State’s first commercial carbon capture and storage project to be in Bridgeport
LINCOLN — The state’s first commercial carbon capture and storage project will be associated with an ethanol plant in Bridgeport.
On Tuesday, Carbon America announced an agreement with Bridgeport Ethanol LLC to capture carbon from the ethanol process and store it underground near the plant in Nebraska’s Panhandle.
The project is expected to capture approximately 175,000 tons of carbon dioxide per year or about 95% of the total emissions from the ethanol facility’s fermentation process.
Equal to removing 38,000 vehicles
The carbon captured from the Bridgeport plant is equivalent to taking more than 38,000 vehicles off the road, according to Brent Lewis, CEO and co-founder of Carbon America, which is based in Arvada, Colo.
New federal funding for carbon capture and sequestration projects, through President Joe Biden’s Inflation Reduction Act, has accelerated development of carbon storage projects.
At least two companies are bidding to build pipelines across Nebraska linking ethanol plants and other manufacturing operations with deep, underground geologic formations in Illinois and North Dakota.
Advocates for corn-based ethanol maintain that to remain competitive, ethanol needs to reduce its carbon footprint, which will make the fuel more attractive to more states. Nebraska is the nation’s second-largest producer of ethanol, and its plants serve to increase the price of corn and provide a valuable livestock feed as a byproduct.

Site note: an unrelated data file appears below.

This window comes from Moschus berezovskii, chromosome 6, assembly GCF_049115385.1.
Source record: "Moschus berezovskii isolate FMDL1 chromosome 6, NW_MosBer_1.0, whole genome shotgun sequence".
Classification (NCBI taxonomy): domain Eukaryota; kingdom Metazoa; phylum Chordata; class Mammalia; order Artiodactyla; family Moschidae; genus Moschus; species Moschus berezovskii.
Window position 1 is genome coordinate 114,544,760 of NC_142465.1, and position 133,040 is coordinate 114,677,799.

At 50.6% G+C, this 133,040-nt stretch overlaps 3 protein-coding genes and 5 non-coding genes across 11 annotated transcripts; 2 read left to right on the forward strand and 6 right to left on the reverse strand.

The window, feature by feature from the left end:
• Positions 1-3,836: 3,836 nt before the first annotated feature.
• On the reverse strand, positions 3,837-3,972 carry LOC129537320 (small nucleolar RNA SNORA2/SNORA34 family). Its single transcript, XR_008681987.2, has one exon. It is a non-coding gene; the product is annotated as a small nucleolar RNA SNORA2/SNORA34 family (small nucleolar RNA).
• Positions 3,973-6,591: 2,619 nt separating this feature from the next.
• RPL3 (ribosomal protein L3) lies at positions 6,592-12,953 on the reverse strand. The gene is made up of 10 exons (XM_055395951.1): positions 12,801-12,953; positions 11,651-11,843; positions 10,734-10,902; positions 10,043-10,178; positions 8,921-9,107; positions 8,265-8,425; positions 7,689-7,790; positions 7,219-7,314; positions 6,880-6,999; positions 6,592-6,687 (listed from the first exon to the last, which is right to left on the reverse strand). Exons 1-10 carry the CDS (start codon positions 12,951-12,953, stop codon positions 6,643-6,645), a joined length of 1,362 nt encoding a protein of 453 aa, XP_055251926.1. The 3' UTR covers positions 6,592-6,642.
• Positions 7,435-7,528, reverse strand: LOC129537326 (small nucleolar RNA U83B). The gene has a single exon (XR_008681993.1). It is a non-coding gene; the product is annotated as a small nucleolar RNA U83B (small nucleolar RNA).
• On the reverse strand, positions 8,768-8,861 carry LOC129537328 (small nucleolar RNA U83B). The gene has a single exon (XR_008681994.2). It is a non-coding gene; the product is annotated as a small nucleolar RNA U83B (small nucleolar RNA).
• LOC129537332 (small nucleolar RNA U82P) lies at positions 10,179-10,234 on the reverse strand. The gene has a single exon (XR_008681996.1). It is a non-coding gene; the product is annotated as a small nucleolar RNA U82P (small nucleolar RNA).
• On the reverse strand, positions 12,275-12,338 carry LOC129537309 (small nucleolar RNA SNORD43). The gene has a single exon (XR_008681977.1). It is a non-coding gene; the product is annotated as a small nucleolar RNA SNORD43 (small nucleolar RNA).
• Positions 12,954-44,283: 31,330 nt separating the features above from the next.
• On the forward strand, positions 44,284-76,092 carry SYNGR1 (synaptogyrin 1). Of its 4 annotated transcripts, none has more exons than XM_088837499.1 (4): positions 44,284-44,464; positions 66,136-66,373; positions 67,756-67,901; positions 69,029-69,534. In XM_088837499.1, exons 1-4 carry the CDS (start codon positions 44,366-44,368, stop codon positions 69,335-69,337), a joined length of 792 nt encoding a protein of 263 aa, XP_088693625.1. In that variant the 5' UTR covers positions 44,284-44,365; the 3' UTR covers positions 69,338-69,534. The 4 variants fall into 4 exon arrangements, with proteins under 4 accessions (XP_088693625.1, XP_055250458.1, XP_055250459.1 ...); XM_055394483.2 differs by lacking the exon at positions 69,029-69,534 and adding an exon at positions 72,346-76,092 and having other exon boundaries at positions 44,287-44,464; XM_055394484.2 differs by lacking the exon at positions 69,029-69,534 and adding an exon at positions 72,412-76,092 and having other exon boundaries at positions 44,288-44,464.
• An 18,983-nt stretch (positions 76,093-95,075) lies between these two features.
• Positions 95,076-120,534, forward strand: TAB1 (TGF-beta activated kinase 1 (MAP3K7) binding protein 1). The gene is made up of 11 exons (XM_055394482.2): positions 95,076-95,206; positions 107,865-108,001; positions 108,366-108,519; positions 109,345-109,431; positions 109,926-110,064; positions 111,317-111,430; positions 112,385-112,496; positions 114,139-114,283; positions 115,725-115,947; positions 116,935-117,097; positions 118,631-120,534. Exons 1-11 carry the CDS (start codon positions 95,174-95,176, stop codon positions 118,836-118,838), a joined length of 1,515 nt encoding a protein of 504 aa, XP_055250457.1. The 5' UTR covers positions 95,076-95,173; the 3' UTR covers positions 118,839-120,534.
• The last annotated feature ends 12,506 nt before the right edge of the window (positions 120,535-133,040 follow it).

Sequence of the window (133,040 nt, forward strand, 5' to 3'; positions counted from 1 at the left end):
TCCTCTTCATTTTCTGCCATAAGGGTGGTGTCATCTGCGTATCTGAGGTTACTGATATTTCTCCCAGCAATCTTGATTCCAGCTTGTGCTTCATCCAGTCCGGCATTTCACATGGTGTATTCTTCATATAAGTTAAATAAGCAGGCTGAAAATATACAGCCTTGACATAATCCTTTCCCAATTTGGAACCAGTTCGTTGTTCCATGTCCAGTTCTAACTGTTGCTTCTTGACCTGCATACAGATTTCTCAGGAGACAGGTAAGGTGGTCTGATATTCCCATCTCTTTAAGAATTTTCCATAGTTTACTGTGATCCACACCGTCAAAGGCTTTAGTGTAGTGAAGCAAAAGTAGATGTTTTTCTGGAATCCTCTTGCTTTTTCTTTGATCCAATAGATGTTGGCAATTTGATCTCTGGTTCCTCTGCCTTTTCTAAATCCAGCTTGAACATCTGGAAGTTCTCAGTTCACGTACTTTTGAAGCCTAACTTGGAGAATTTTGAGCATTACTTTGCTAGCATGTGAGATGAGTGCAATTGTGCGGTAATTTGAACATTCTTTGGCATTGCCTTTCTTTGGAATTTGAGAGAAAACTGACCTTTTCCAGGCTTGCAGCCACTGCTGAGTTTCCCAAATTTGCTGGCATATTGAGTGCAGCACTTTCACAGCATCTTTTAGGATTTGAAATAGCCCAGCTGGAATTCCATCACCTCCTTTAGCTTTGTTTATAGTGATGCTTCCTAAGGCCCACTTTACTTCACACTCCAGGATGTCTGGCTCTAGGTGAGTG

Environmentalists question technology
Environmentalists, meanwhile, question whether such carbon storage is a proven technology and raise concerns about high-pressure pipelines crossing the state without proper regulation.
Carbon America has reached agreements with two other ethanol plants this year to finance, build, own and operate carbon storage systems.
A spokeswoman for the company said the exact cost of the Bridgeport project is not being released. A company official said the project will be eligible for federal tax credits for such projects.
In Bridgeport, Carbon America will install carbon capture equipment that will extract CO₂ and transfer the gas via a pipeline to an underground geologic sequestration site within 20 miles of the plant.
Dave Kramer, president and founding member of Bridgeport Ethanol, said that carbon capture and storage is vital because it will increase the value of Bridgeport ethanol in the marketplace.
Ethanol an economic driver
Nebraska ethanol facilities produce over 2.2 billion gallons of ethanol annually.
According to a recent University of Nebraska-Lincoln study, ethanol has an overall economic impact on the state of $4.5 billion.
“The economic development created by ethanol production creates jobs in rural Nebraska and is a primary driver to growing Nebraska,” said Tony Goins, the director of the State Department of Economic Development.
Carbon America expects the first injection to begin in 2024.